Venezuela’s National Electoral Council (CNE) undertook its final test of voting machines yesterday as part of preparations in the lead up to the presidential vote on Sunday, when incumbent President Hugo Chavez will stand against right-wing opponent Henrique Capriles Radonski. 600 voters representing each of Venezuela’s 24 regional states were brought to a large CNE warehouse in the central Miranda state for the test yesterday. While the participants voted on the 200 randomly selected machines, CNE technicians, representatives of the presidential candidates, and the electoral accompaniment mission from the Union of South American Nations (Unasur) were able to assess the functioning of the voting system. The audit was also used to test the functioning of the electronic transmission of voting information to the CNE’s central totaling system.
Why are states with new voting restrictions so unconcerned about fraud that is the real threat to our elections? Over the past 18 months, in a bitterly partisan environment, several states have passed new restrictions on access to voting. They often say they did so to prevent fraud. But something doesn’t add up. The very states that passed the most restrictive laws have also failed to take basic security steps recommended by experts to prevent fraud — steps that nearly every other state in the country has taken. Let’s look at the most controversial (and common) of the new voting laws. Nine states have passed restrictive voter ID requirements that could be in effect this November, depending on the outcome of legal challenges. Under these laws, if a voter cannot produce a specified type of government-issued photo identification — most commonly, a driver’s license — his or her vote will not count. Period. Because millions of Americans do not have the kind of ID required by these laws, the Brennan Center for Justice and others have objected to them. We argue that there should be some way for people who don’t have the ID required by these laws to verify who they are and cast a ballot that will count.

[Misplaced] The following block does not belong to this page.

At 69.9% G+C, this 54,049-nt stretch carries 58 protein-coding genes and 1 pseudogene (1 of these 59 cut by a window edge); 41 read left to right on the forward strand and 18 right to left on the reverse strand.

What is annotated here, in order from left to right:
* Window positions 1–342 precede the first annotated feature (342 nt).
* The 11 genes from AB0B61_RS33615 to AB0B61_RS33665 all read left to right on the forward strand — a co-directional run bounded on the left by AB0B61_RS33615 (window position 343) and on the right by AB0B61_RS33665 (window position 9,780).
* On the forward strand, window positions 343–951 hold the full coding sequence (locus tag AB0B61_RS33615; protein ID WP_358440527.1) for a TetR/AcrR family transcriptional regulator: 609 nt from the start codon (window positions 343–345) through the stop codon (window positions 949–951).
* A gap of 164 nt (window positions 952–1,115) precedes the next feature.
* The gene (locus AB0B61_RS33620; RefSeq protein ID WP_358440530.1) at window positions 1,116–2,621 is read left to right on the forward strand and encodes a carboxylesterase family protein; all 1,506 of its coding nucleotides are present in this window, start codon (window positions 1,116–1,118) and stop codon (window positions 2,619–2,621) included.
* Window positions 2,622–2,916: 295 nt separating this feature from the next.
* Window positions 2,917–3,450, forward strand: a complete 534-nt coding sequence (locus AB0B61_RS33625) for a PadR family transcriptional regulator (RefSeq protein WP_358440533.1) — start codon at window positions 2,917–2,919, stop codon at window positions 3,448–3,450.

Very often, when you listen to election policy debates, you hear one (and usually both) sides invoking the value of “voter confidence”. The term isn’t very well-defined, but it is thought to capture a general sense of satisfaction with and acceptance of the election system. It also has a certain appeal; if democracy rests on the consent of the governed, confidence can be considered an important measure of the degree to which voters accept the results of elections and the frequent transfer of power between parties or individuals who otherwise fiercely disagree. Fortunately, voter confidence has been a popular subject of study by political scientists, who examine responses to public opinion surveys to divine how confident (or not) voters are about voting systems and procedures.
The Election Day is fast approaching in every state in the country. Security experts and researchers from Vulnerability Assessment Team or VAT at Argonne National Laboratories made a video that demonstrates a simple and non-cyber man-in-the middle or MITM attacks on the voting machine – the Diebold AccuVote TS Electronic Voting Machine. The researchers Jon Warner and Roger Johnston inserted customized hardware costing only 10 dollars into the Diebold AccuVote TS.
They were able to read the touchscreen vote using it and they were able to alter the information that was stored within. Changing the electronic votes isn’t really new; however, with the addition of a 16 dollars, the team was able to have a remote control that can operate and perform the MITM attacks even if they were miles away from the machine.